The Irish Poet Seamus Heaney published the poem Punishment in his popular collection North, 1975. It is one of his bog-bodies poems from the collection that portrays the violence and other conflicts and troubles taking place in Northern Ireland during the end of the 20th century.
The Nobel Prize winner Heaney gave a crucial contribution to poetry, especially in Ireland. His notable works include Death of a Naturalist, North, The Spirit Level, Field Work, Beowulf: A New Verse Translation, and District and Circle.
In the poem Punishment, Seamus Heaney describes the brutality and violence that was at its peak towards the end of the 20th century and how it affected the women of that time. Though it is all the imagination of the poet, the way every aspect is portrayed revealed the reality of that time.
Seamus Heaney Punishment Summary
The First Stanza of the poem describes how the poet can feel the pain of the girl whose body was found in a peat bog and can imagine the scenario of how the townsfolk brutally punished the delicate girl to death. With the halter or choker on her neck, the poet claims that he can feel the tug and sense how her frail body has been ruthlessly pulled. He can even feel the breeze sweeping across her bare body.
The poet continues to describe the girl in the Second Stanza and how the delicate woman trembles against the wind, which is even straining her ribs. He talks about how the wind changes the color of her nipples to look like amber beads as it blows on them.
In the Third Stanza of the poem, the poet repeats that he can see her drowned body in the bog implying that the girl is now dead and that she was drowned for punishment. She is weighed down into the water by the stone, which is secured in position by the floating rods and boughs.
In the Fourth Stanza, the poet now describes her body as it is dug out and compares her to a barked sapling depicting her youth covered in bark-like skin. He further describes her physical condition as oak-bone, which means that her bones are now similar to that of the wood of oak and brain firkin which describes that the brain of her now dead body is no different from a cask.
In the Fifth Stanza, the speaker elaborates on her physical characteristics by comparing her shaved head to a corn stubble that has aged darker. Her blindfold is now a soiled or stained bandage and the noose around her neck is characterized as a ring that could stand for love or a close relationship.
The Sixth Stanza of the poem further describes the noose as a ring and how it symbolizes all the loving memories stored in it. He now calls her Little adulteress, showing that she was punished and that she was punished to death. Her crime of adultery led to this punishment.
The Seventh Stanza also describes the girl’s appearance and her previous self, prior to being chastised. He calls her flaxen-haired describing her blonde or pale-yellow hair color and also praises her tar-black face calling it beautiful. In the next line, he calls her a scapegoat and sympathizes with her. A scapegoat is a person who is held responsible for the actions of another.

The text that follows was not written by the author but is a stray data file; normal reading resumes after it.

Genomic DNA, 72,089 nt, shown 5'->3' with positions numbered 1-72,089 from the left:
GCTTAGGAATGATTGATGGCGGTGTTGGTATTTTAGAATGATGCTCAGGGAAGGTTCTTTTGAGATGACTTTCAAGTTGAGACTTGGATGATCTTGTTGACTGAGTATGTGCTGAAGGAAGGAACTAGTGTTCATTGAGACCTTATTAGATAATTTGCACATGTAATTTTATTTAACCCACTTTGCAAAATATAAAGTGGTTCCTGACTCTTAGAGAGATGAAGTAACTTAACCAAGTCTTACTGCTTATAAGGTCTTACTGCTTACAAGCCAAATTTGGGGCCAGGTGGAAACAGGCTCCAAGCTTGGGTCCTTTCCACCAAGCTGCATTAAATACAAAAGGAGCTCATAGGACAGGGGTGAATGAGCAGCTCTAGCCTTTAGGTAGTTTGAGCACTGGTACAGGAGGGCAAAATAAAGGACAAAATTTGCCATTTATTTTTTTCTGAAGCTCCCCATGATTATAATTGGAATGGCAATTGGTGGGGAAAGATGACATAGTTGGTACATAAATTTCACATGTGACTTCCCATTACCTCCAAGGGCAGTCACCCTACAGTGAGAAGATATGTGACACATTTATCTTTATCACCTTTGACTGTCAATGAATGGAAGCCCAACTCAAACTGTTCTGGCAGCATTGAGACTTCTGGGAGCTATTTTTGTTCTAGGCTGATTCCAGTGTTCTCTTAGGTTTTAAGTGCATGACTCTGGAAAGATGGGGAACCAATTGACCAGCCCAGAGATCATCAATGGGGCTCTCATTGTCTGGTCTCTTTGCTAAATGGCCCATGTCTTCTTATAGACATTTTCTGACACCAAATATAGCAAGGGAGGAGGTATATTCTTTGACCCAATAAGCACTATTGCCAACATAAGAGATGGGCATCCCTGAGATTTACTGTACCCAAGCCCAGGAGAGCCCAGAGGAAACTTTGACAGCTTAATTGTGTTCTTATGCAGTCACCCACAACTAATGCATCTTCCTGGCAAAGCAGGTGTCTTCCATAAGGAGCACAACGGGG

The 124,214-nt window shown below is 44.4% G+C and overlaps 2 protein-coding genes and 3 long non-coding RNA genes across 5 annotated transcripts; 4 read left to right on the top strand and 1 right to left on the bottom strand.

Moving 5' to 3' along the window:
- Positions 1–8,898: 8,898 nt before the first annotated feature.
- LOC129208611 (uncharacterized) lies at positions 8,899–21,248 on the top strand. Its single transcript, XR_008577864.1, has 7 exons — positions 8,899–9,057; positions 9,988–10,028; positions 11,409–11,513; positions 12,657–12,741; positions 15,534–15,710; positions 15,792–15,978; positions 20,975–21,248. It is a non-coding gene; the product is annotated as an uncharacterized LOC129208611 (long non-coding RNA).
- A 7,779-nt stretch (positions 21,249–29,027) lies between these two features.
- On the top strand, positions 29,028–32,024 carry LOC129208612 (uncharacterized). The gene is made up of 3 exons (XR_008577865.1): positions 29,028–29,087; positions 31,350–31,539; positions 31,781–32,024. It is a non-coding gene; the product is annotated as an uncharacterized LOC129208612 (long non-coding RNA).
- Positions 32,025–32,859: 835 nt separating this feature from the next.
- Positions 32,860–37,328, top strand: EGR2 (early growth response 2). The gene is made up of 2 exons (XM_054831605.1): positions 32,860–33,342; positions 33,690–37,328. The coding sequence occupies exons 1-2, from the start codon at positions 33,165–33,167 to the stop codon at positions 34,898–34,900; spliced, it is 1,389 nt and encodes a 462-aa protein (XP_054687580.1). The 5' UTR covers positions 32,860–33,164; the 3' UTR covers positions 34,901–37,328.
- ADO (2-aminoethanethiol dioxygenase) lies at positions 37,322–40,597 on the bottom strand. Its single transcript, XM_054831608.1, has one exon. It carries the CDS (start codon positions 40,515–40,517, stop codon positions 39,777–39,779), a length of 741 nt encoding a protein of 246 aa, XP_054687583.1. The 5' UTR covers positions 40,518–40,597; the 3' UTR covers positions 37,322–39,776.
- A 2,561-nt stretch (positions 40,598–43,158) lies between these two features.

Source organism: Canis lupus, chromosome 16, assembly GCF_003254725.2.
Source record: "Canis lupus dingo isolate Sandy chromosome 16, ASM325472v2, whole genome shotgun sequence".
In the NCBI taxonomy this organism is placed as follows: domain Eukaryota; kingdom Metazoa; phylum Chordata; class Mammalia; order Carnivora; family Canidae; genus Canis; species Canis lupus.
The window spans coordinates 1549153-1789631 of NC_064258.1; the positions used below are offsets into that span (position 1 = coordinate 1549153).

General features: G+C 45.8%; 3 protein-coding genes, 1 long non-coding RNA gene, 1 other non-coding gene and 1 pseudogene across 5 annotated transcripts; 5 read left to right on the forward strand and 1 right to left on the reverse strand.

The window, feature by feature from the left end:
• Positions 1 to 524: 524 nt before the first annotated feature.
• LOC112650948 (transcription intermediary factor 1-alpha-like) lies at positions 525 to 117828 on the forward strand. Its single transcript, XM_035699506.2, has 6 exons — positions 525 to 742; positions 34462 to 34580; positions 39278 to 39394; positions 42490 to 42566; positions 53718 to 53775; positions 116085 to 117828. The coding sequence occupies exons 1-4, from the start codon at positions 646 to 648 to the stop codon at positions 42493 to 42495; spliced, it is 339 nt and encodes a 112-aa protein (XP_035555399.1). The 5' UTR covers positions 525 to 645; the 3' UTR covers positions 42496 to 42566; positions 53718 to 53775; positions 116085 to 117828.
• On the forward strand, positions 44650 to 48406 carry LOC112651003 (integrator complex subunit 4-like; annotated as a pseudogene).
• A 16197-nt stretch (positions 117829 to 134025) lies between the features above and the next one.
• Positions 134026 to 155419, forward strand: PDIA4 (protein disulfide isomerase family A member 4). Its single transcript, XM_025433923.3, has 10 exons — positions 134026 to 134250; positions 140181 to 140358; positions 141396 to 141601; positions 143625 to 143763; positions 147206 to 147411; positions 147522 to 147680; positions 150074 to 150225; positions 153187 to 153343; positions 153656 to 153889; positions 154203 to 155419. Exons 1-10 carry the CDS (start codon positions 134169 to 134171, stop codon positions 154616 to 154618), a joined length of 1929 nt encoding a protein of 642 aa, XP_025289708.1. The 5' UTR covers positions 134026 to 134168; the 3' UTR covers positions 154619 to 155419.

In the poem’s Eighth Stanza, the poet talks about his feelings for the dead woman. He said he almost loved her and even though he did if he was present at the moment when the poor girl was being punished, he would still be silent. He wouldn’t have done anything to help her or save her. He calls himself an artful voyeur who takes pleasure or inspiration from this.
The Ninth Stanza of the poem continues telling us about how the poet is an artful voyeur for the exposed remains of the dead woman’s brain and the darkened combs or the interior, exposed structure of the brain. He also calls himself a voyeur of her loose muscles and numbered bones.
The Tenth Stanza is more about the guilt of the poet when he said he had stood dumb. He explains how he saw girls being punished and destroyed and was just a dumb spectator. He didn’t do anything to help them. The betraying sisters here are all those modern girls of the time still being punished for their relations with the British army men. Caul here can be the hair net of women describing how they are covered in tar and weeping for their suffering and he didn’t do anything.
The Eleventh Stanza ends the poem where the poet connives or permits events to occur that he might find objectionable. However he shows his expression of distaste over the cruel punishment, he understands the tribals’ idea of revenge as the women were having relationships with the enemy troops.
The poem Punishment displays the feelings of the poet and his sympathy towards the women who were being punished for having relations with British Soldiers which was considered a crime among the Irish citizens. Although he sympathizes with the dead woman found in the bog and all others who were still punished for the same, he also understands the feelings of the tribal people who punished them as they were close to those who destroyed their family members. Heaney described all that in his poem Punishment.